I thought it was a baby. It was possible, though not—and this is the important part—likely. Still of course I pictured it: the fingernails curved the way yours are curled, the general ease with which you speak.
I remember saying—how many times did I say it?—that I knew love was not the heart pulled delicately through foam, not the frequency with which you said my name nor the inflection that it carried. Above all, I think we can say this: love is not an acknowledgement, however early, in the final version of a manuscript.
Still, the baby threw me.
I knew, of course, the trouble it would cause—imagined the dueling bedrooms, the laundry folded in tiny, separate stacks, how I’d have to fight with you for holidays. But you’re familiar with familiarity: how sometimes, a bad thing can still feel easy because you’re conversant with its shape. And because I hoped, however naively, a baby would mean keeping you a part of my life.
My feet in stirrups, I thought of the photo: the one where you sit, slung, over a naked women somewhere in San Francisco, her pale and meaty thigh the only discernible thing about her. Or another: your drunken smile, of which I am so familiar, and the fresh dark blood across your face, so dense it looks nearly black where the light fails to catch, to bend. And how, in the moment when I first saw it, all I could think was, Whose?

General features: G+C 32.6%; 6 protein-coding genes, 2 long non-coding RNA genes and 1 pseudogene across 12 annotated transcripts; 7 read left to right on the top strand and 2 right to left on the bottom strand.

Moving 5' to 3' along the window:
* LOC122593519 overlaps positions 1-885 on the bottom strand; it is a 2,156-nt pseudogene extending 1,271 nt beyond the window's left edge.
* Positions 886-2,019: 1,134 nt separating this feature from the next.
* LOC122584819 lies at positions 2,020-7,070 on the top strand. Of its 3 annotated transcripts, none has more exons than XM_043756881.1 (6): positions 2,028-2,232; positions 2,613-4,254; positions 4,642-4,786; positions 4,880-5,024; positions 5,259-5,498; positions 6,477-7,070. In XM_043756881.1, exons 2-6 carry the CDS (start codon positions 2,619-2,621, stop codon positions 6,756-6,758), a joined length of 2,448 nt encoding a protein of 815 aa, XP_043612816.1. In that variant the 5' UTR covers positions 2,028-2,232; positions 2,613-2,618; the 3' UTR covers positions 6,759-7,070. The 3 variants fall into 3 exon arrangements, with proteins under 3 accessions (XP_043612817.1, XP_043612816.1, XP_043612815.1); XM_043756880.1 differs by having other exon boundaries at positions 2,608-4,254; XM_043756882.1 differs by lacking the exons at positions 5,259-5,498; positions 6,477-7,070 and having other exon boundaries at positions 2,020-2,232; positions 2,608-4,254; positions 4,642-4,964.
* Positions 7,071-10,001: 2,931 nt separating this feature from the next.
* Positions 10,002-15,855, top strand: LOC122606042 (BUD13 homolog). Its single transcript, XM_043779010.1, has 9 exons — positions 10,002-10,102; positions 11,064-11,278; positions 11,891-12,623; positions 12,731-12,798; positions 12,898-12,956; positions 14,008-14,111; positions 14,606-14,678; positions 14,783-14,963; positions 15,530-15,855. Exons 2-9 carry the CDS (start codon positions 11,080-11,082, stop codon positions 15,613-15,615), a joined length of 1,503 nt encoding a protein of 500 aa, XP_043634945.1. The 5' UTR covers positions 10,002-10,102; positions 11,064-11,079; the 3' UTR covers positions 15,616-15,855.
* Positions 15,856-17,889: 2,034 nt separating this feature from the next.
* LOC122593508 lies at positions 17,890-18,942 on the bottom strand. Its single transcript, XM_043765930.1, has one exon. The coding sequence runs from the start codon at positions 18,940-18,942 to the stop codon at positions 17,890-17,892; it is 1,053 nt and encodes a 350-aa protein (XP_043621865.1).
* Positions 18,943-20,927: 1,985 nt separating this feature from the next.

But whether yours or someone else’s, it did not make me feel even a tiny bit better. Blood is blood is blood, and yours has nothing to do now with me.
Except, of course, for the baby, or maybe-baby, as I called it. The sing-songy rhyme made it less grave. It, like any other living thing, was blood and it was tissue and it was large like a jar of jam. In the picture I showed the doctor, the background was white bathroom tile, small travel soaps and your yellow toothbrush, which you’d lent me on the night I told you—after five years and that many states—I felt sure it was love and not some other thing. The look on your face was hollow, drained. Despite all that time, you told me, the ways in which you felt were “not overwhelming.” This is how you said it, too. You said, “I don’t feel overwhelmingly.”
I will think of those words often, and every time, feel a renewed sense of surprise at your conviction. Your absolute lovelessness.
Yellow toothbrush, yellow scar, yellow like the bruise you gave to me when you turned the couch over and I was in it. I fell, whacking my shin across the table’s leg, our coffee spilling in pools beneath our mugs. And I’m sorry, you’d said, adding, I thought it would be funnier.
There is implication, I think, in negligence.
In the hospital, they said what they always say, which is that our bodies do strange things but I have a friend in medicine. And I was thinking, isn’t it strange, how I have a better friend in that? Because I do not care what they choose to tell me: how a child is by its very nature duality, representative, of course, of two.
In the hospital, in our life, I have only ever known what it is to be one.